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 John Sherman Bashore

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John Sherman Bashore

Birth
Lebanon County, Pennsylvania, USA
Death
10 Dec 1959 (aged 86)
Lebanon, Lebanon County, Pennsylvania, USA
Burial
Lebanon, Lebanon County, Pennsylvania, USA
Plot
Section N
Memorial ID
37173658 View Source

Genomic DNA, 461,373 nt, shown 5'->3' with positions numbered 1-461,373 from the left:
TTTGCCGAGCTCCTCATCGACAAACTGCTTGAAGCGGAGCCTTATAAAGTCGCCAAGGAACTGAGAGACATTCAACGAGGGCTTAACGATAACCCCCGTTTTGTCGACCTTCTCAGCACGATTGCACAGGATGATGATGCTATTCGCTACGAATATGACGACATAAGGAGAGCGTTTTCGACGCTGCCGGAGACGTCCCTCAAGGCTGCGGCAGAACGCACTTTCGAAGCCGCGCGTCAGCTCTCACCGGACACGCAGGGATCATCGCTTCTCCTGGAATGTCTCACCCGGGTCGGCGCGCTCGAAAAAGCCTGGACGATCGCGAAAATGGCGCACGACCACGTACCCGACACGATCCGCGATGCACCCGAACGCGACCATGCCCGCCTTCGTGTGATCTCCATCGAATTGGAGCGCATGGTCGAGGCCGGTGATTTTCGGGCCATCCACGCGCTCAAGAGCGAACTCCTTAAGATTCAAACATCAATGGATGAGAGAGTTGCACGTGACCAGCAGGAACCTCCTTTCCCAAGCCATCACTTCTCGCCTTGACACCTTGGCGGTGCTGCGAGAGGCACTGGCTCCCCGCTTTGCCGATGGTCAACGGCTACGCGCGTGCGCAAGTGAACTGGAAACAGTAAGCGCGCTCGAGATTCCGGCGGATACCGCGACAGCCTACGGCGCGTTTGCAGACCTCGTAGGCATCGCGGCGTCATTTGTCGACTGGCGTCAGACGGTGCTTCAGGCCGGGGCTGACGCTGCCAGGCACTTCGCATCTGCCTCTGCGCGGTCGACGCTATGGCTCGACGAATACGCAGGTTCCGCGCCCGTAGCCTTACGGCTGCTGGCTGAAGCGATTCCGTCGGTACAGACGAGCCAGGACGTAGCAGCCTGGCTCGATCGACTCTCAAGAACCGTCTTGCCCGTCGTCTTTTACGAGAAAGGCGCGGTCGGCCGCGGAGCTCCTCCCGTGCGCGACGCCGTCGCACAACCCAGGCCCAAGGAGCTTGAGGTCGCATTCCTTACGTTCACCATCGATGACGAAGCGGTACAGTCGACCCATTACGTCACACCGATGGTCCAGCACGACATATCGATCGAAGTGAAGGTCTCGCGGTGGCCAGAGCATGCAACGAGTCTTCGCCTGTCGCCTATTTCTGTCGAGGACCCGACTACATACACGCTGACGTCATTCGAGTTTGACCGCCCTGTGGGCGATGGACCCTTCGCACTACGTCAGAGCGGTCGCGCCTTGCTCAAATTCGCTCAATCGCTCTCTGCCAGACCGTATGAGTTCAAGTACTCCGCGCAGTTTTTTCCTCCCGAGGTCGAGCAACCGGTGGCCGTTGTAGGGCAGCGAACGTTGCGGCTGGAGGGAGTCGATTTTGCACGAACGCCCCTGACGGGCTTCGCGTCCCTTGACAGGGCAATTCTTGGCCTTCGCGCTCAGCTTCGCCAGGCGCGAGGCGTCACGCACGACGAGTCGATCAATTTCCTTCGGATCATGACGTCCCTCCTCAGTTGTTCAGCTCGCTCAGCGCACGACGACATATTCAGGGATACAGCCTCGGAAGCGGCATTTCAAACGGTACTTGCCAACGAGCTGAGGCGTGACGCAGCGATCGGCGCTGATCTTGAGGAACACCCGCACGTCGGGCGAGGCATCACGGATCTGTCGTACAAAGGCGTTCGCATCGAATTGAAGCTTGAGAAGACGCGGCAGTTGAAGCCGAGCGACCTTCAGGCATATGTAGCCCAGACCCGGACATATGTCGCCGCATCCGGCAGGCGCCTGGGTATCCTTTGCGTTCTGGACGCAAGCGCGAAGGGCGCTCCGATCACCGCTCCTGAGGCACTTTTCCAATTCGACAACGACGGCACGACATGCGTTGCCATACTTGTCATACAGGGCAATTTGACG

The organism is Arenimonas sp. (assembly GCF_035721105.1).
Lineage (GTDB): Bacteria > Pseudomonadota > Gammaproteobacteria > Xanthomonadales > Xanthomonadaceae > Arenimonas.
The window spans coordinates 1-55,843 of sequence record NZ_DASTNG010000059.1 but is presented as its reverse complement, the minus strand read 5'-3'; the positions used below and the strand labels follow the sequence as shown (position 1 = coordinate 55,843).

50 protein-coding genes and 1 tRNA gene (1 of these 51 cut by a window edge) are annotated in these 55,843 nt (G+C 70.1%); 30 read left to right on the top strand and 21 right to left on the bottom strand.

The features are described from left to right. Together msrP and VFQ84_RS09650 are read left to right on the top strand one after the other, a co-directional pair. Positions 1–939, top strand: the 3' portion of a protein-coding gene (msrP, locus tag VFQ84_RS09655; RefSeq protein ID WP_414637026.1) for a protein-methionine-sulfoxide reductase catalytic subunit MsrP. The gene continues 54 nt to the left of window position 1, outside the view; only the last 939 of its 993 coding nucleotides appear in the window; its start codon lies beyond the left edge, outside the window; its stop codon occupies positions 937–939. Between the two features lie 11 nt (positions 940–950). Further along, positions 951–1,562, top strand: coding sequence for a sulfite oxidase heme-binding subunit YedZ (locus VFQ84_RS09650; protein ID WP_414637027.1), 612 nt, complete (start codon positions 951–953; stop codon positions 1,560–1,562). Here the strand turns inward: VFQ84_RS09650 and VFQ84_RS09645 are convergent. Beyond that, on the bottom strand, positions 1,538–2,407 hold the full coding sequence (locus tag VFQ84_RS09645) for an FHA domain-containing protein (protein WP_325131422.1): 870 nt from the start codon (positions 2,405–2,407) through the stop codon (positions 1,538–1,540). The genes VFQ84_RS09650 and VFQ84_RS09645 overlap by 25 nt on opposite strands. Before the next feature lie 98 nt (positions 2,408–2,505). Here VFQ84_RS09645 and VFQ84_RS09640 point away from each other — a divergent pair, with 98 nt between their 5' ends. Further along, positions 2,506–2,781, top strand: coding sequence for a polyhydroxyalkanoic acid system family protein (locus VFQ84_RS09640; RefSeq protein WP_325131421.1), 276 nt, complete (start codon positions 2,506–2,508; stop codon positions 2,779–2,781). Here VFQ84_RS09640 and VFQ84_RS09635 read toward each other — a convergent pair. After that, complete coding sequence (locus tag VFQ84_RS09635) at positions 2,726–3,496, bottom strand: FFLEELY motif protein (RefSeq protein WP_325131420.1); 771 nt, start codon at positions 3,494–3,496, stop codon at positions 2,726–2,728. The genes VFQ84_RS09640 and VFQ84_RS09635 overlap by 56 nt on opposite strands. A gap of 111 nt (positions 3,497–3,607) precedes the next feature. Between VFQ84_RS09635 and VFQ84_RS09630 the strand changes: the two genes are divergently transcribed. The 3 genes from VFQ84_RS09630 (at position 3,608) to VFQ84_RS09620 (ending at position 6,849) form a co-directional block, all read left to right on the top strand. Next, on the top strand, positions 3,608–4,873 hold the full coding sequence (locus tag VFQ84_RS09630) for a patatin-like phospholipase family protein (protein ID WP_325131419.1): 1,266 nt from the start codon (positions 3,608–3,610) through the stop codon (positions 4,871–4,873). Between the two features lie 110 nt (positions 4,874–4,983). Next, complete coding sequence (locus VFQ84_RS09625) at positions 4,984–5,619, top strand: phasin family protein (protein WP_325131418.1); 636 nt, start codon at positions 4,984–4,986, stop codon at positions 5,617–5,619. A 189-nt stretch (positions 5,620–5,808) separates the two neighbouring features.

The hand of death this morning led John S. Bashore from the earthly Lebanon scene to which he was an outstanding contributor, of his wealth and leadership for many years. The widely known and beloved Clothing merchant, banker, philanthropist and good citizen died at 7:30 o'clock in Good Samaritan Hospital. He was 86 on Feb. 24. Bashore's death, attributed to ailments of his age, followed a period of illness that first resulted in his hospitalization on Sept. 24. He was last re-admitted to the hospital on Nov. 27. He resided at 10th and Chestnut Sts. News of the passing of the highly respected business and community leader was received with profound regret by Lebanon Countians in all walks of life. Few Lebanon, Countians, present or past, touched the lives of both the young and the mature as did Bashore during his lifetime. To several generations of Lebanon Countians, Bashore was the merchant who supplied the clothing needs of the men and boys of the family. For many years fire companies in the city and several in the county were beneficiaries of his generosity. Each year at Thanksgiving Bashore sent $10 checks to the fire companies, a practice that in the words of one veteran fireman "has been going on as long as I can remember." In the field of commerce Bashore was a leader as the longtime president of Lebanon's First National Bank. He served as a director of this bank since 1920. Community leaders found him ready and willing at all times to give his assistance to the promotion of civic programs and projects for the good of the community. However, it was in the realm of the youth that the greatest and most durable monument of his contribution to the area of his heritage is erected. It was a monument that he unwittingly erected himself, an act that was solely for the benefit of the youth of Lebanon city and county. In 1947 Bashore purchased the 250-acre Foehler farm near Green Point and donated it to the Lebanon County Boy Scout Council for development as a Scout camp. He also aided the development of the camp. The camp, which serves both Boy Scouts and Girl Scouts, was appropriately named Camp Bashore in honor of its contributor. Each year several hundred boys and girls use the camp facilities which are among the best of their kind lo be found anywhere. Bashore's contribution to the Scout movement, which embraces a large proportion of the county's youth population, was a modest gesture in keeping with his character. An unassuming man, Bashore did not seek out the limelight. However, since he was a born leader and respected for his opinions and experience in business and civic matters, the limelight continuously sought him out. The recipient of many honors throughout his life, Bashore received his last accolade from the public on Feb. 25, 1958. At that time, as he was observing his 85th birthday, he received the annual Good Government award from the Lebanon Jaycees. Miss Genevieve Blatt, Secretary of Internal Affairs of Pennsylvania, was the guest speaker. As he accepted the Jaycees honor Bashore's eyes dimmed with tears and his voice faltered with intense emotion as he fervently spoke the words that formed his philosophy in life. "The greatest thing in the world we can do is to do something for the other fellow," the venerable benefactor of his fellowman declared. Then he added, "It is likely I should have done more, but I do the best I can, I certainly appreciate all you have done for me." Among the presentations to Bashore by the Jaycees was a large framed photograph of himself. This was later hung at Camp Bashore. Lebanon area citizens also paid a tribute to Bashore for his many years of devoted service and assistance to his native area. On the occasion of his 80th birthday In 1953 a community testimonial dinner was conducted at the Hotel Weimer. The principal speaker was Miles Horst, this city, at that time State Secretary of Agriculture. Horst is now the liaison officer between the U. S. Department of Agriculture and the President and Congress. The endearment in which Lebanon Countians held Bashore was not confined to Lebanon County. An example of his influence on the lives of Countians is best told by the story brought back to Lebanon by a World War II navy officer. This officer, while on a lonely Pacific island, came upon a bench made by an American and fashioned after the beaches that were popular fixtures outside of stores and in public places in years gone by. A close inspection of the rear of the bench revealed it bore the chalked inscription "John S. Bashore, Lebanon, Pa." During the many years these benches were in popular style Bashore distributed more than 1,000 throughout the Lebanon County area.